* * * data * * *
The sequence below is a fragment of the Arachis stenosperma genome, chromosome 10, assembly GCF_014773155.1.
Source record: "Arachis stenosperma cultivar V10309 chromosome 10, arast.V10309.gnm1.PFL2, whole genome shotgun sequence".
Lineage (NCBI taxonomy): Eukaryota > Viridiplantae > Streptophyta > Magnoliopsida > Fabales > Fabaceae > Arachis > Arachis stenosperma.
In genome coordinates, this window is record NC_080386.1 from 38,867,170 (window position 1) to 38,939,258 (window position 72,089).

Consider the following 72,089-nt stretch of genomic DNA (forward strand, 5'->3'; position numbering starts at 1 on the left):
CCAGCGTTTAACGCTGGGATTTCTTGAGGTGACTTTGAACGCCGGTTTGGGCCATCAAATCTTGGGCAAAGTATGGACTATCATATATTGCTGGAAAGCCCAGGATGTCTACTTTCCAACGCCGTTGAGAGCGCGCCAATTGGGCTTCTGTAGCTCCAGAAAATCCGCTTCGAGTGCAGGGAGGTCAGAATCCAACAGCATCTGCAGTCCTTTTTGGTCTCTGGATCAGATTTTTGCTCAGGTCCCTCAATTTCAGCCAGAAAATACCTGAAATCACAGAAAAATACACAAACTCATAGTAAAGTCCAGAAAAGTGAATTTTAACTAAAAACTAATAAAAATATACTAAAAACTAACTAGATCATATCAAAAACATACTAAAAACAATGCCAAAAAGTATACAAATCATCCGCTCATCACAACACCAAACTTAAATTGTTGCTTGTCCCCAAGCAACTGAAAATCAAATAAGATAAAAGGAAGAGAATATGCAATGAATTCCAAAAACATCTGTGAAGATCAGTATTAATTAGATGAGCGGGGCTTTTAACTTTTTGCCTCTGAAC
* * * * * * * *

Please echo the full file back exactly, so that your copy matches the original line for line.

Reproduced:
The sequence below is a fragment of the Arachis stenosperma genome, chromosome 10, assembly GCF_014773155.1.
Source record: "Arachis stenosperma cultivar V10309 chromosome 10, arast.V10309.gnm1.PFL2, whole genome shotgun sequence".
Lineage (NCBI taxonomy): Eukaryota > Viridiplantae > Streptophyta > Magnoliopsida > Fabales > Fabaceae > Arachis > Arachis stenosperma.
In genome coordinates, this window is record NC_080386.1 from 38,867,170 (window position 1) to 38,939,258 (window position 72,089).

Consider the following 72,089-nt stretch of genomic DNA (forward strand, 5'->3'; position numbering starts at 1 on the left):
CCAGCGTTTAACGCTGGGATTTCTTGAGGTGACTTTGAACGCCGGTTTGGGCCATCAAATCTTGGGCAAAGTATGGACTATCATATATTGCTGGAAAGCCCAGGATGTCTACTTTCCAACGCCGTTGAGAGCGCGCCAATTGGGCTTCTGTAGCTCCAGAAAATCCGCTTCGAGTGCAGGGAGGTCAGAATCCAACAGCATCTGCAGTCCTTTTTGGTCTCTGGATCAGATTTTTGCTCAGGTCCCTCAATTTCAGCCAGAAAATACCTGAAATCACAGAAAAATACACAAACTCATAGTAAAGTCCAGAAAAGTGAATTTTAACTAAAAACTAATAAAAATATACTAAAAACTAACTAGATCATATCAAAAACATACTAAAAACAATGCCAAAAAGTATACAAATCATCCGCTCATCACAACACCAAACTTAAATTGTTGCTTGTCCCCAAGCAACTGAAAATCAAATAAGATAAAAGGAAGAGAATATGCAATGAATTCCAAAAACATCTGTGAAGATCAGTATTAATTAGATGAGCGGGGCTTTTAACTTTTTGCCTCTGAAC